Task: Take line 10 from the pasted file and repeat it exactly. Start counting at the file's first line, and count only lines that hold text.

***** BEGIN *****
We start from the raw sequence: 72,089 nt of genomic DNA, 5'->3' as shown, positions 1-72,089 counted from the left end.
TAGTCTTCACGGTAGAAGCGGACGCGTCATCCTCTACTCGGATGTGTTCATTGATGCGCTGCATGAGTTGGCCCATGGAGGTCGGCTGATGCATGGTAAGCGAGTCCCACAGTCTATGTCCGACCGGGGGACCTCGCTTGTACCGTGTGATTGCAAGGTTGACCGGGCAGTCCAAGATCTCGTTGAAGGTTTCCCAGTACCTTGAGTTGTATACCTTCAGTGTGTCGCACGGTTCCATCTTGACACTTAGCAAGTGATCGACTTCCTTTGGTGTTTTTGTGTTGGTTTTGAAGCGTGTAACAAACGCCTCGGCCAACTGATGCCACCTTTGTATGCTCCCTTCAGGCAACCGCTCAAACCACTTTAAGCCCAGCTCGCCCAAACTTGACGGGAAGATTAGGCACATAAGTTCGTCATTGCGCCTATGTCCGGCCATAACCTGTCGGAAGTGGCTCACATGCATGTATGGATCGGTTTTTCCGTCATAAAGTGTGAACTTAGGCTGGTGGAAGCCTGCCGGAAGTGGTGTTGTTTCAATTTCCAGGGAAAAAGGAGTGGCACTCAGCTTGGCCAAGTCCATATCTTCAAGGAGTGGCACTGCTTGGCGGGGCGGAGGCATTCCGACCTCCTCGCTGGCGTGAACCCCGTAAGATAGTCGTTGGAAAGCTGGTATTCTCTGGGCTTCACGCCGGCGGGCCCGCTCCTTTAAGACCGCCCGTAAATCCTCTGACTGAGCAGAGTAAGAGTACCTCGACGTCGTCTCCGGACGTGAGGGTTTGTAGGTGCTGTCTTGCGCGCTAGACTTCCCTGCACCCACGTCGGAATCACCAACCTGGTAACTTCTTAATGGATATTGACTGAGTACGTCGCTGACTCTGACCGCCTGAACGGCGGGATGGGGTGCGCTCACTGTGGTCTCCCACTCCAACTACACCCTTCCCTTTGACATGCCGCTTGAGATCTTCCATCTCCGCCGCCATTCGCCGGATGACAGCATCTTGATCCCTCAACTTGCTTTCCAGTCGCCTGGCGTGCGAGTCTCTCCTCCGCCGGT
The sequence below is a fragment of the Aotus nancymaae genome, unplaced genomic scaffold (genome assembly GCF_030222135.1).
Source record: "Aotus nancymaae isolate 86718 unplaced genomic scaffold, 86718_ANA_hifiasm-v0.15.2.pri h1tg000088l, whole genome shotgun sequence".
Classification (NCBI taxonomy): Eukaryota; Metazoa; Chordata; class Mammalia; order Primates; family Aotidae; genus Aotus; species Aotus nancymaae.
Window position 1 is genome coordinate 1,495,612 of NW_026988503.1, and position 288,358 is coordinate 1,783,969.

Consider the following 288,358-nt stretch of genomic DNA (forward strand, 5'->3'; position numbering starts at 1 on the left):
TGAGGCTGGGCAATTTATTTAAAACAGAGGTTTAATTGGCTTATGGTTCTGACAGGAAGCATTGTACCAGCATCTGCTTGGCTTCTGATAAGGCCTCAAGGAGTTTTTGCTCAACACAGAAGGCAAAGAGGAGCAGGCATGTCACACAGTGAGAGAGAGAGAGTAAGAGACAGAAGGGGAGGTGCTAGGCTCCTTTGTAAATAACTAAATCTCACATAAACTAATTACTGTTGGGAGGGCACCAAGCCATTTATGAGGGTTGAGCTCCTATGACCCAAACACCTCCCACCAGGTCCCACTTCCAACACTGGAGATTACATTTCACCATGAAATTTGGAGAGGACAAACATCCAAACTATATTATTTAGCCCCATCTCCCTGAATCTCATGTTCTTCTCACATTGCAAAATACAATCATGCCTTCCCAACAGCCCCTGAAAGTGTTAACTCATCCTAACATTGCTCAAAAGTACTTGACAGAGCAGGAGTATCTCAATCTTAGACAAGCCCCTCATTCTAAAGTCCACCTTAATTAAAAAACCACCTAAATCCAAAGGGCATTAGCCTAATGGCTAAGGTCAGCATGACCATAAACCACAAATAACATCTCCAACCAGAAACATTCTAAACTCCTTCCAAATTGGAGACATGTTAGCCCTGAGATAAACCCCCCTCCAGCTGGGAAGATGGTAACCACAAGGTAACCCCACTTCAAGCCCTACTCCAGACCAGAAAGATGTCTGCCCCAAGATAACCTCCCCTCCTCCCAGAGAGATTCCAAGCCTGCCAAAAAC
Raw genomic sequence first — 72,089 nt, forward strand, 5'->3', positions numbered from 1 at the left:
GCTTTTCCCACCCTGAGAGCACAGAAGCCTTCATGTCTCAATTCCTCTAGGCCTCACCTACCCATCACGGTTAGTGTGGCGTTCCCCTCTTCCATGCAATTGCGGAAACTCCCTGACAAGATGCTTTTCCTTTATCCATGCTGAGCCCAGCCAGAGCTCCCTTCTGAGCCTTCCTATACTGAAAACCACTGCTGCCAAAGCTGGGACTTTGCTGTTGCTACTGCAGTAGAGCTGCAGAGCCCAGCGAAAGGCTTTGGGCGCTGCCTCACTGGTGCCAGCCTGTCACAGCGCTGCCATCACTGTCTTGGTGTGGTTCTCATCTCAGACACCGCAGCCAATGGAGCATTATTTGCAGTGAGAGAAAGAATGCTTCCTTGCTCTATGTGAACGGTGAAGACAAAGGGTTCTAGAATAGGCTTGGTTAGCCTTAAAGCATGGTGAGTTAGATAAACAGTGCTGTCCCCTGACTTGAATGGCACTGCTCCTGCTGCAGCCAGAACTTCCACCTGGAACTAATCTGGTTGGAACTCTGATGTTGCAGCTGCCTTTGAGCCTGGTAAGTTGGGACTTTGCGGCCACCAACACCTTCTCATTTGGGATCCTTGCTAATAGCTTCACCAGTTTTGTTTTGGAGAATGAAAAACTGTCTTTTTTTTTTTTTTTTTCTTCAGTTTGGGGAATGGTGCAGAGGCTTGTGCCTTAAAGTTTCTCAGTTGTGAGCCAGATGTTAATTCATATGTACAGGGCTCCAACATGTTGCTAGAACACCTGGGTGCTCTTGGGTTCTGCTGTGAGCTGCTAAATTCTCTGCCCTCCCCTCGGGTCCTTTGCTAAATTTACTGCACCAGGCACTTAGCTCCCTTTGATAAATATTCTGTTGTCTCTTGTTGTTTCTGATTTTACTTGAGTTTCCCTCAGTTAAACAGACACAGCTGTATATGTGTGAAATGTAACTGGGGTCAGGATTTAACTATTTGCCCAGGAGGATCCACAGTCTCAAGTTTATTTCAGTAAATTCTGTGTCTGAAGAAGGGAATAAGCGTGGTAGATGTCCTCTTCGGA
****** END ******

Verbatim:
GCTTTTCCCACCCTGAGAGCACAGAAGCCTTCATGTCTCAATTCCTCTAGGCCTCACCTACCCATCACGGTTAGTGTGGCGTTCCCCTCTTCCATGCAATTGCGGAAACTCCCTGACAAGATGCTTTTCCTTTATCCATGCTGAGCCCAGCCAGAGCTCCCTTCTGAGCCTTCCTATACTGAAAACCACTGCTGCCAAAGCTGGGACTTTGCTGTTGCTACTGCAGTAGAGCTGCAGAGCCCAGCGAAAGGCTTTGGGCGCTGCCTCACTGGTGCCAGCCTGTCACAGCGCTGCCATCACTGTCTTGGTGTGGTTCTCATCTCAGACACCGCAGCCAATGGAGCATTATTTGCAGTGAGAGAAAGAATGCTTCCTTGCTCTATGTGAACGGTGAAGACAAAGGGTTCTAGAATAGGCTTGGTTAGCCTTAAAGCATGGTGAGTTAGATAAACAGTGCTGTCCCCTGACTTGAATGGCACTGCTCCTGCTGCAGCCAGAACTTCCACCTGGAACTAATCTGGTTGGAACTCTGATGTTGCAGCTGCCTTTGAGCCTGGTAAGTTGGGACTTTGCGGCCACCAACACCTTCTCATTTGGGATCCTTGCTAATAGCTTCACCAGTTTTGTTTTGGAGAATGAAAAACTGTCTTTTTTTTTTTTTTTTTCTTCAGTTTGGGGAATGGTGCAGAGGCTTGTGCCTTAAAGTTTCTCAGTTGTGAGCCAGATGTTAATTCATATGTACAGGGCTCCAACATGTTGCTAGAACACCTGGGTGCTCTTGGGTTCTGCTGTGAGCTGCTAAATTCTCTGCCCTCCCCTCGGGTCCTTTGCTAAATTTACTGCACCAGGCACTTAGCTCCCTTTGATAAATATTCTGTTGTCTCTTGTTGTTTCTGATTTTACTTGAGTTTCCCTCAGTTAAACAGACACAGCTGTATATGTGTGAAATGTAACTGGGGTCAGGATTTAACTATTTGCCCAGGAGGATCCACAGTCTCAAGTTTATTTCAGTAAATTCTGTGTCTGAAGAAGGGAATAAGCGTGGTAGATGTCCTCTTCGGA